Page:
* Since a 15 year replacement cycle is already at the edge of acceptable practice, proposals to cut the PF&R equipment budget should not be allowed, if/when bureaus are asked for savings. Other bureaus providing essential services should not be allowed to propose cuts that result in unsafe practices.
* If the bond measure passes, that will take care of all current and most future apparatus and equipment needs in Portland Fire & Rescue for the next 15 years. The Council should re-allocate the $1.7 million in ongoing funding no longer needed for apparatus, to other identified priorities in PF&R and/or other bureaus, for the duration of the bond measure. The re-allocation of the ongoing funds should be done in the Budget update hearing (BuMP) immediately after passage of the measure, before the overall 2011 - 2012 budget process, so that the public will be able to help decide and validate how the $1.7 million should be used for true priorities in the General Fund budget.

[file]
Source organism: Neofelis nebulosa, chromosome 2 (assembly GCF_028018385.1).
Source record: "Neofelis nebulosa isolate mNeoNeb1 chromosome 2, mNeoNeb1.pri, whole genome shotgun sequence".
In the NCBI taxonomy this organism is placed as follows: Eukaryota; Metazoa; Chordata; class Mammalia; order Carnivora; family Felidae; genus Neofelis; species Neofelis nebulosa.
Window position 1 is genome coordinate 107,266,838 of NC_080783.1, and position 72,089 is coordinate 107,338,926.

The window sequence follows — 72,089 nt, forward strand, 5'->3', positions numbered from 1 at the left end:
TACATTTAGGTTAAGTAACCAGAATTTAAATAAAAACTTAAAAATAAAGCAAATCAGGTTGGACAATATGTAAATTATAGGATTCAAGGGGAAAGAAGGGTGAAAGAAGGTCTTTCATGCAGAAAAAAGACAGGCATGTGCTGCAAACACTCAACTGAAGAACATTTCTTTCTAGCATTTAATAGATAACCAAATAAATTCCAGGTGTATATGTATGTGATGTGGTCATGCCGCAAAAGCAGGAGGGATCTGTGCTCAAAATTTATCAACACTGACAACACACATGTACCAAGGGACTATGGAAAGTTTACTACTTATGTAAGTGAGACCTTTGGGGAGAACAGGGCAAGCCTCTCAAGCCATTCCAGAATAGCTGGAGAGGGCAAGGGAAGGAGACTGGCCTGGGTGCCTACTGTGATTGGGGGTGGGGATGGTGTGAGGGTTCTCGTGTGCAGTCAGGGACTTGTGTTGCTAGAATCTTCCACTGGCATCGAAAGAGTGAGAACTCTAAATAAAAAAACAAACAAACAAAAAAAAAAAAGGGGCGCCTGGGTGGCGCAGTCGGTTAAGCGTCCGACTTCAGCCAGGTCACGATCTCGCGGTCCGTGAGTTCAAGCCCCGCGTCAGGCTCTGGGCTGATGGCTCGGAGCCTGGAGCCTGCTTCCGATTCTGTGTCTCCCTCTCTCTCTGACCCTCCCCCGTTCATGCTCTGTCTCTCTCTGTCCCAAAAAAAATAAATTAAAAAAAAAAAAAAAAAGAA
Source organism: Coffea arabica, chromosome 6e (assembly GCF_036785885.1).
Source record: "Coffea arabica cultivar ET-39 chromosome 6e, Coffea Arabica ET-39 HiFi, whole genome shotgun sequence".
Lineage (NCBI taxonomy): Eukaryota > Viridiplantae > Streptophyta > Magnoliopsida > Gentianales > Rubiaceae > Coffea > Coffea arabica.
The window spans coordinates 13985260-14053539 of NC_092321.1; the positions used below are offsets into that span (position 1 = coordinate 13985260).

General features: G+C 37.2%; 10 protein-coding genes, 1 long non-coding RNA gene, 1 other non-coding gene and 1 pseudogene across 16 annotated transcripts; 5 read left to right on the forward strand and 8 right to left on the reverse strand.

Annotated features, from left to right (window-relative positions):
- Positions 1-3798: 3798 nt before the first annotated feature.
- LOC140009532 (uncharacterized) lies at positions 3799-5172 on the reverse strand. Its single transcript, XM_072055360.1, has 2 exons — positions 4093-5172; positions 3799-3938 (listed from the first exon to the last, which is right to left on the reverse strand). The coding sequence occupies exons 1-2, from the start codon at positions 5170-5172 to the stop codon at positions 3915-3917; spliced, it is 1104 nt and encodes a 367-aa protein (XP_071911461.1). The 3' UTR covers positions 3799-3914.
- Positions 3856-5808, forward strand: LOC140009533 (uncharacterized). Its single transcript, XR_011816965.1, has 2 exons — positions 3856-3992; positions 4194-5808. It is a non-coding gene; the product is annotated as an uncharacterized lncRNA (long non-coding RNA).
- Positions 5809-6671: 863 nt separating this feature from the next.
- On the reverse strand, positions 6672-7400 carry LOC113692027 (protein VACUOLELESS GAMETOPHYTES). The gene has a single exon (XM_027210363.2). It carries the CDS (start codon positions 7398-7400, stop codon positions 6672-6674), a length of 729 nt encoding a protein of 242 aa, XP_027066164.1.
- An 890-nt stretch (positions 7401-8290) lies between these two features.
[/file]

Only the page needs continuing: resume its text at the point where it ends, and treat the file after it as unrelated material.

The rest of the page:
6. I proposed dedicating $100,000 in the 2010 - 11 budget to implement the Office of Finance and Management's suggestion to look at charging patients' medical insurance for medical services provided by PF&R, a request that Nick and Dan supported. The money for that study was reduced to $25,000 during discussions, then disappeared from the adopted budget. OMF said charging insurance companies could bring in $7 million annually, which would be more than enough to fund equipment replacement. PF&R's study in 2008 suggested much lower projected income. An independent study should be funded either now from contingency, or in the 2011-12 budget, to find out whether billing insurance could be a significant revenue recovery mechanism.